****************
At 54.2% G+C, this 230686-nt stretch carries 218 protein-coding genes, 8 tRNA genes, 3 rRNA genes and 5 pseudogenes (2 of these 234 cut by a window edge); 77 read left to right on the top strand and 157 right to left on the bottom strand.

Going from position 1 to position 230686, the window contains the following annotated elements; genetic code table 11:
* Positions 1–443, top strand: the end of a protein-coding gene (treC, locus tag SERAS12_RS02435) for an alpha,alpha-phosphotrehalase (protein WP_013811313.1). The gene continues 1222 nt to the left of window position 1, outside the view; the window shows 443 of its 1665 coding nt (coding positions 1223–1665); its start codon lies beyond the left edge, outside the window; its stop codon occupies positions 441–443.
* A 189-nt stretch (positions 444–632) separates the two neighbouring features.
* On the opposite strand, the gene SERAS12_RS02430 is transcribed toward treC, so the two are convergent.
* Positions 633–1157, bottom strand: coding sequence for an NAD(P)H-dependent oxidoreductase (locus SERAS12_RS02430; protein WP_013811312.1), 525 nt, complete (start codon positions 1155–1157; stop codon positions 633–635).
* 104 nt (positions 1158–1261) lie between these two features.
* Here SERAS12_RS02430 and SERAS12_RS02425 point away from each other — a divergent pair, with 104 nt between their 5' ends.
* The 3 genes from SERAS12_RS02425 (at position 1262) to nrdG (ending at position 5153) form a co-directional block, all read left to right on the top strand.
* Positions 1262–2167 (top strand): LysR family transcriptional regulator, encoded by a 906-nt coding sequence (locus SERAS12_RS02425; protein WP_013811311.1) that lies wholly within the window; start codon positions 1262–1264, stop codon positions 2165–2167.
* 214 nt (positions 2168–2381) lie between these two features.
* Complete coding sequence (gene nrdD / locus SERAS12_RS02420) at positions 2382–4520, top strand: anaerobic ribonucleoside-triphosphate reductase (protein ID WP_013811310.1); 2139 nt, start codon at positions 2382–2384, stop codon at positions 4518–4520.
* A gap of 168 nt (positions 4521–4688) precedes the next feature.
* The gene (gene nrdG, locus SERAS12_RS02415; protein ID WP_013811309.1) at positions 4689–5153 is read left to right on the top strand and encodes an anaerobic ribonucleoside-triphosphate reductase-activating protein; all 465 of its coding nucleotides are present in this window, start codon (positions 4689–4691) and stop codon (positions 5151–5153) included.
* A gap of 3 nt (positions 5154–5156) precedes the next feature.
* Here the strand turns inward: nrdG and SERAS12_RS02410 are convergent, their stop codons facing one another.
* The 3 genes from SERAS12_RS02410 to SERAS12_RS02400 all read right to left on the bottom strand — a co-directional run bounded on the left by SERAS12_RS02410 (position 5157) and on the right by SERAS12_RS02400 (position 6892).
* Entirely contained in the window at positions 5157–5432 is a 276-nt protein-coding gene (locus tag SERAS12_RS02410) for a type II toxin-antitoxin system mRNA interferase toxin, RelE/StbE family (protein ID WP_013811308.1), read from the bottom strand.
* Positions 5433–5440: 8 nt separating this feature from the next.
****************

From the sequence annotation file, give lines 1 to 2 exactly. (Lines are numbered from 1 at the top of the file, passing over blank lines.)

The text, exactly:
At 54.2% G+C, this 230686-nt stretch carries 218 protein-coding genes, 8 tRNA genes, 3 rRNA genes and 5 pseudogenes (2 of these 234 cut by a window edge); 77 read left to right on the top strand and 157 right to left on the bottom strand.

Going from position 1 to position 230686, the window contains the following annotated elements; genetic code table 11: